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Trip changes life of Brewton native

By By LYDIA GRIMES Feature Reporter
Sandra Hayes is not one to draw attention to herself and only consented to have her profile done in order to honor her father, Sims Ellis Ogletree, a medic, who was killed during World War II on Mindanano Island in the Philippines.
Her decision to attend the dedication of the World War II Memorial May 29, 2004 was a day that changed her life and has made her understand more about her father.
In 1993, a law was signed authorizing the American Battle Monuments Commission to establish a memorial in Washington, D.C. in honor of the 16 million who served in the armed forces during World War II, the 400,000 who died and those who supported the war effort at home.
A site was selected at the east end of the Reflecting Pool between the Lincoln Memorial and the Washington Monument. The design was approved in 1998 and construction began in 2001 funded by $195 million in cash and pledges, with $16 million provided by the federal government.
It came as no surprise to Hayes to learn that her mother had made a donation to the memorial.
Hayes said that she thought often about attending the dedication of the memorial but never seriously thought that she would. As the days of May passed, she thought of it more and more. She called Col. Fred Mitchell, who is with the American Veterans here in Brewton to ask him what she would need to do if she decided to go. About nine days before the event she was checking into rooms, flights and tickets to events.
It is estimated that some 315,000 people showed up for the dedication and finding a place to stay was a major problem. Hayes' son, William, who lives in Arlington, Texas, went to work trying to find a room for his mother and aunt. He finally had success by finding them a place to stay that put them close enough to the Metro Express to travel around the area.
Things were coming together for Hayes. She hates to fly but once she made up her mind to go, she knew that flying was the way to get there. She and a friend flew to Washington on Friday, May 27. Upon their arrival they went down on the Mall where all the tents had been set up. They visited several different tents and happened to find one that was a message center where one could leave their name and the name of the serviceman. She looked up the unit her father had been a part of, the 31st Infantry, Dixie Division. She was surprised to find that there was an entry for his unit and after some thought she added her own name to the list, asking for information on her father who had died June 19, 1945.
They spent the weekend taking part in as many events as possible and talking with people. Hayes said that she was very moved by the whole experience.
She decided to go by the message center before they left Washington. She was shocked to find that someone had answered her message. On her way from the airport in Montgomery, she found out that she had received a telephone call from a Kim MacDougall about her message. She called the number and reached a MacDougall who told her that she and her family, including her father, were on the way home from Washington with their motor home. The father was James Bradshaw who had served with the Dixie Division in the Philippines. In fact he was the Sgt. who signed the pass for Ogletree to take a three day leave when Hayes was born.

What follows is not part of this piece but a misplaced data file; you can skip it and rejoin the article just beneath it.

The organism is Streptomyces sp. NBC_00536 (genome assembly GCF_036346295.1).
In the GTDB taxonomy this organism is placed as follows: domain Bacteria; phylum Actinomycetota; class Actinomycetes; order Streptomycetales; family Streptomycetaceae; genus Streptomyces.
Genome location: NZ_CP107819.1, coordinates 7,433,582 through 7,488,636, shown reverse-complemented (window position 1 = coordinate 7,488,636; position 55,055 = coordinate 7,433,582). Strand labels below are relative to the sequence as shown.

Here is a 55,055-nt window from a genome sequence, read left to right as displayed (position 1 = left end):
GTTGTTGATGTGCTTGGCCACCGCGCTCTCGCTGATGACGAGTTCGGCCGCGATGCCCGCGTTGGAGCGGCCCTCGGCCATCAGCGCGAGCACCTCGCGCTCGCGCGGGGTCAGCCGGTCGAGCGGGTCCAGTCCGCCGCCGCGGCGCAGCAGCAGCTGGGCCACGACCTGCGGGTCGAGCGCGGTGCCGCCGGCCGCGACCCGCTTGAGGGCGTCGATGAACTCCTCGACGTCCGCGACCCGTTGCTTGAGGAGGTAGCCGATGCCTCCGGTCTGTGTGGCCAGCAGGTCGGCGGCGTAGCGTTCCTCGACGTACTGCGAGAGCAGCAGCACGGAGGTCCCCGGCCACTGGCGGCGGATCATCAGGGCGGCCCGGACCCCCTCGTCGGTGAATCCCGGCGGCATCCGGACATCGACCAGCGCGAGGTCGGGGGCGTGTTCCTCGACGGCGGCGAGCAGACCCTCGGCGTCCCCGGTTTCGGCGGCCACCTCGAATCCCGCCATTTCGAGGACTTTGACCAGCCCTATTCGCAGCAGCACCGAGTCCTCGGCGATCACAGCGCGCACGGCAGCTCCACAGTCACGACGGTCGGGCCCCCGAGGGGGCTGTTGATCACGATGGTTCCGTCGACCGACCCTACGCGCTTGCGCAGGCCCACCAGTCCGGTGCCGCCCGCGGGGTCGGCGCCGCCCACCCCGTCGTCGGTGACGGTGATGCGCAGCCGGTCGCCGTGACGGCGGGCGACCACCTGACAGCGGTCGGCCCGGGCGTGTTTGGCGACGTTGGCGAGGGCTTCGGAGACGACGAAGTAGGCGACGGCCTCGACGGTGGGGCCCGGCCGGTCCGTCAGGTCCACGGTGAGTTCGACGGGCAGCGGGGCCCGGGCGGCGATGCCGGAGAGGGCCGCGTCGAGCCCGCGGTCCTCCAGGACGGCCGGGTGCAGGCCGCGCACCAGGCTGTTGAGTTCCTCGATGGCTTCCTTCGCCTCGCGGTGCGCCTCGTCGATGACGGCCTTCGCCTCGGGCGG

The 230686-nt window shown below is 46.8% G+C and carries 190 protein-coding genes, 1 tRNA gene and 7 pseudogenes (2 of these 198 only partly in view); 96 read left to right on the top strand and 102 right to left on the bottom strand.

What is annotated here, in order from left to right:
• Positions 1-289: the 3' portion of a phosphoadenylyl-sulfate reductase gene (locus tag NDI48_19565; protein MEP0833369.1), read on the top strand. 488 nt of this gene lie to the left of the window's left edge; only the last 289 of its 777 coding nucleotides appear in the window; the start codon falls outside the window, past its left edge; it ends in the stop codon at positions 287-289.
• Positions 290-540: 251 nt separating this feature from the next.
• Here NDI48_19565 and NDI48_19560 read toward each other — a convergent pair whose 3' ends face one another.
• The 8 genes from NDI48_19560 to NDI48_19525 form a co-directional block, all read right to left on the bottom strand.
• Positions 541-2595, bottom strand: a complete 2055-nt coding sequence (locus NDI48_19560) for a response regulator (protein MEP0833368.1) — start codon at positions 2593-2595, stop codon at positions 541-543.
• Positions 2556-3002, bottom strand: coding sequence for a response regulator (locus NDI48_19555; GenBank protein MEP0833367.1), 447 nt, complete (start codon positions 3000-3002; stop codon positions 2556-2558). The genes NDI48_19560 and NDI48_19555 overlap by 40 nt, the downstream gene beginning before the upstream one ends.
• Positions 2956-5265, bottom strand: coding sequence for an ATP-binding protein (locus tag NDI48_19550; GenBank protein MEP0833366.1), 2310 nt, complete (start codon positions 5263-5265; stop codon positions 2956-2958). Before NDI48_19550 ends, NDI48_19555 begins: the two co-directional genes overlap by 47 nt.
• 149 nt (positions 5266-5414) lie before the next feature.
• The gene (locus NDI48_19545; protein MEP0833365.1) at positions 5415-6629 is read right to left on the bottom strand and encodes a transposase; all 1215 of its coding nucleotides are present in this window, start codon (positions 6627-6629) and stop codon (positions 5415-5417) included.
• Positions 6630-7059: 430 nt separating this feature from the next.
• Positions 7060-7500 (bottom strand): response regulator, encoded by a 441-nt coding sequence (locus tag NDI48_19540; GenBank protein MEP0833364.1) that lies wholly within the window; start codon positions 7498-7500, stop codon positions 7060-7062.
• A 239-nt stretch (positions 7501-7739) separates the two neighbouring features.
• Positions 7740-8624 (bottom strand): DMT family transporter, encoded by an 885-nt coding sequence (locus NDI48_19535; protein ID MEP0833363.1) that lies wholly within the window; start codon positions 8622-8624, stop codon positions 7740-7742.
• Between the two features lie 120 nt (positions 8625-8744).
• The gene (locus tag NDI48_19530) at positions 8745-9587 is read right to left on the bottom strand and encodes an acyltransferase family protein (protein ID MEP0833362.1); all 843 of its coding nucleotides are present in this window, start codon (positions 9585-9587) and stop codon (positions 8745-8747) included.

Bradshaw and his daughter were very surprised that they heard from Hayes as soon as they did and he was so emotional about it that he couldn't talk to her at the time.
Hayes did get to talk with Bradshaw and he was as excited as she was. He told her that he had thought a lot of Ogletree and would have done anything for him. It turns out that Sandra Hayes was named after Bradshaw's daughter.
In the middle of July, Sandra and Ronnie Hayes, traveled to Columbus, Ga., to meet with Bradshaw and his family. It was an emotional meeting for all of them. At long last she was able to hear things about her dad that she had never known.
The Dixie Division fought their way from island to island in the Philippines. Ellis Ogletree was shot by a sniper on the island of Mindanano at the end of a fierce fight with the Japanese.
Hayes grew up in Brewton and graduated from T.R. Miller High School in 1962. She began taking piano lessons when she was a little girl and participated in recitals. She also began playing piano in the church and she continues to play the organ there now. She grew up participating in lots of activities and played trombone in the band. She went to work at the Brewton Medical Center before going to the Bank of Brewton where she spent the next 15 years. She decided to try something else and worked at T.R. Miller Mill Co. for about eight years. In the meantime she married Ronnie Hayes and the two of them owned and operated IGA for many years. They sold the store in 2000 and she went back to work at the Bank of Brewton.
The Hayes have one son, William, who lives in Texas and works for Smurfit-Stone.
Hayes is more content with the circumstances surrounding her father and his death. She has made a contact that she believes will last. Who could have known that a trip to Washington, D.C. would turn out to be life changing?